Mr. SP: You too, God. You know, for a somewhat trite literary construct, these exchanges are very helpful and surprisingly emotional for me sometimes.
I am burdened with what the Buddhists call the 'monkey mind' -- the thoughts that swing from limb to limb, stopping only to scratch themselves, spit and howl.
But never again use another person's body or emotions as a scratching post for your own unfulfilling yearnings.
Prayer is a relationship; half the job is mine. If I want transformation, but can't even be bothered to articulate what, exactly, I'm aiming for, how will it ever occur? Half the benefit of prayer is in the asking itself, in the offering of a clearly posed and well-considered intention. If you don't have this, all your pleas and desires are boneless, floppy, inert; they swirl at your feet in a cold fog and never lift.
God never slams a door in your face without opening a box of Girl Scout cookies.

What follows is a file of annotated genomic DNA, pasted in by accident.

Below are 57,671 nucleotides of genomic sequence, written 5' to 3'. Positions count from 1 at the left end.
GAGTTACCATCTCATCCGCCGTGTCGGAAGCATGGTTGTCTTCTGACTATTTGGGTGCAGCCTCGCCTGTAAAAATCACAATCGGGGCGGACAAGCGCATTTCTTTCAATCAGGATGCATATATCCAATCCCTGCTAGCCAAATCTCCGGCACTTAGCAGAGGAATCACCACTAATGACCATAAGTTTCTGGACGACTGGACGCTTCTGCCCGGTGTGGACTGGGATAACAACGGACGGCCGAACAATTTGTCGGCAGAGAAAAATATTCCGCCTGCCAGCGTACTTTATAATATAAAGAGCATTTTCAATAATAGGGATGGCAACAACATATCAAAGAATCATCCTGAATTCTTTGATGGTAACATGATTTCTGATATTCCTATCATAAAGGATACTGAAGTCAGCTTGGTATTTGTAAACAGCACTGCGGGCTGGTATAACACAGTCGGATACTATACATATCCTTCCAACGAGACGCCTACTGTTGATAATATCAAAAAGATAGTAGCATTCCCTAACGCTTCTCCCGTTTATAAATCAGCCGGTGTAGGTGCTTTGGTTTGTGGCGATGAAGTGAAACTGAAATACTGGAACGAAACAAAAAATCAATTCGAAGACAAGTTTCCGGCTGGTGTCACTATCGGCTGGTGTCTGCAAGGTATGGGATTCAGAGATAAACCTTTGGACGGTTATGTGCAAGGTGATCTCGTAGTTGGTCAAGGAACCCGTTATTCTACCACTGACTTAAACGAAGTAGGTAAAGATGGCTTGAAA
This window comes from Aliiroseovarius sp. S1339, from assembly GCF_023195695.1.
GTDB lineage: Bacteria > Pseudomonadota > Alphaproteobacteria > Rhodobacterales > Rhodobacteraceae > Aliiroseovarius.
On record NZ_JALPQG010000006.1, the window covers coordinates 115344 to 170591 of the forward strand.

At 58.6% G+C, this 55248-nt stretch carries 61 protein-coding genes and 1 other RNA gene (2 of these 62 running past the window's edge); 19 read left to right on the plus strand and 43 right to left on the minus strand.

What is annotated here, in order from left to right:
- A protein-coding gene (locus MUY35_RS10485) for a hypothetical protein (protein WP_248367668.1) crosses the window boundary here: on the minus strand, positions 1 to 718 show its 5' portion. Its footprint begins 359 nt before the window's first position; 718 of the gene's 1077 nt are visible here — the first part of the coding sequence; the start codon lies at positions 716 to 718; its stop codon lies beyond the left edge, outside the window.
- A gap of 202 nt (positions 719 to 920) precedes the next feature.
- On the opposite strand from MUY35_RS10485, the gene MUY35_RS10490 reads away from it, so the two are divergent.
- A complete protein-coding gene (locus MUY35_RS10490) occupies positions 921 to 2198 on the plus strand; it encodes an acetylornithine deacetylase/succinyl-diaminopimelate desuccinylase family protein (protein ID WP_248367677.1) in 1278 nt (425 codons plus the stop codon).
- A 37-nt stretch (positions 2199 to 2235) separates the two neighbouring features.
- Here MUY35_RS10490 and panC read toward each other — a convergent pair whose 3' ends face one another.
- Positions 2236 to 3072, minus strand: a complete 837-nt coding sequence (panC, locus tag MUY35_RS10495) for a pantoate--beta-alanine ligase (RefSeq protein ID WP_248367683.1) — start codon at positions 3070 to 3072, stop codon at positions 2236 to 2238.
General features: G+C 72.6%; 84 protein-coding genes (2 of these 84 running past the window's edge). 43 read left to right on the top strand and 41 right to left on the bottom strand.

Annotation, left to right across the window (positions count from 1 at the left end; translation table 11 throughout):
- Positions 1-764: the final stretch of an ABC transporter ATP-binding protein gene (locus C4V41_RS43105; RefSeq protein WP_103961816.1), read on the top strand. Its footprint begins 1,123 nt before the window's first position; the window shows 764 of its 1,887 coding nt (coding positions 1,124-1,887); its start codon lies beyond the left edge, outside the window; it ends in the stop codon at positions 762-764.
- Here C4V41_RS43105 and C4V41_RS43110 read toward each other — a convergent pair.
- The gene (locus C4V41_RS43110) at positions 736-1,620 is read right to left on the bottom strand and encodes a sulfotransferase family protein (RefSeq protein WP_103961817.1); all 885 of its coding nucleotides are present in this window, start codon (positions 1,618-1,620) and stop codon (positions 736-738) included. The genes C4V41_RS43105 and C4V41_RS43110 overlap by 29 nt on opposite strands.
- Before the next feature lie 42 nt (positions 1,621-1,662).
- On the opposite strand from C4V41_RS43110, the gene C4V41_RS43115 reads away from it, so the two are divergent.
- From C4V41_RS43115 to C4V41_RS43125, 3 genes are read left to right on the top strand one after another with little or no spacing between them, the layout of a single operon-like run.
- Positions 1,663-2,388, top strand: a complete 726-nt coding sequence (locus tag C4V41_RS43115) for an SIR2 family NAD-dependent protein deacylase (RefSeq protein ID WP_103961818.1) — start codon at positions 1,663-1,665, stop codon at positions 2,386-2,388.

Om Namah Shivaya, meaning, I honor the divinity that resides within me.
I am asking God to actually show up in my life - to be a for real thing;
a kind of tangible intangible.
I don't need God
to be a noun.
An idea. I need God
to be a verb. A force.
Not in a supernatural way, like a burning bush or magic bees (but still, that would be so cool), but in the gritty, substantive way of getting into my bones.
God, I'm asking: Please take up space and make some noise.
I'm not even afraid of that request anymore
(well... hardly even).
That's an old idea, anyway, that God making some noise in my life would result in something to be afraid of.
Result in hardship? Sometimes. Maybe.